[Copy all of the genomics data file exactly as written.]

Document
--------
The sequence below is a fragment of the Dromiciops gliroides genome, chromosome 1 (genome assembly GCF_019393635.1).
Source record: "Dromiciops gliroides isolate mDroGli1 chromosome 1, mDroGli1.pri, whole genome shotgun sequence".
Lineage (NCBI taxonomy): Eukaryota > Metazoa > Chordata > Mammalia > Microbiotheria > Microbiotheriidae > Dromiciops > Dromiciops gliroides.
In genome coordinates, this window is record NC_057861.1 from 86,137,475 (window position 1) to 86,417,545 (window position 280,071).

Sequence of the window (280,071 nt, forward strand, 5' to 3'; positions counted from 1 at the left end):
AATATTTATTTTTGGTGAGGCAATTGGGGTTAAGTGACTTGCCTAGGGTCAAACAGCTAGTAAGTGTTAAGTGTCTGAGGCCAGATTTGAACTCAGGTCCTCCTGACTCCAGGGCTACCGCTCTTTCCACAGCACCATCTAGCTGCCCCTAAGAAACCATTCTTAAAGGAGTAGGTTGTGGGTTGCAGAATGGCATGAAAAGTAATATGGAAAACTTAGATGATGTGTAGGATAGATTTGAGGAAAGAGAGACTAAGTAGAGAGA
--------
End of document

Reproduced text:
The sequence below is a fragment of the Dromiciops gliroides genome, chromosome 1 (genome assembly GCF_019393635.1).
Source record: "Dromiciops gliroides isolate mDroGli1 chromosome 1, mDroGli1.pri, whole genome shotgun sequence".
Lineage (NCBI taxonomy): Eukaryota > Metazoa > Chordata > Mammalia > Microbiotheria > Microbiotheriidae > Dromiciops > Dromiciops gliroides.
In genome coordinates, this window is record NC_057861.1 from 86,137,475 (window position 1) to 86,417,545 (window position 280,071).

Sequence of the window (280,071 nt, forward strand, 5' to 3'; positions counted from 1 at the left end):
AATATTTATTTTTGGTGAGGCAATTGGGGTTAAGTGACTTGCCTAGGGTCAAACAGCTAGTAAGTGTTAAGTGTCTGAGGCCAGATTTGAACTCAGGTCCTCCTGACTCCAGGGCTACCGCTCTTTCCACAGCACCATCTAGCTGCCCCTAAGAAACCATTCTTAAAGGAGTAGGTTGTGGGTTGCAGAATGGCATGAAAAGTAATATGGAAAACTTAGATGATGTGTAGGATAGATTTGAGGAAAGAGAGACTAAGTAGAGAGA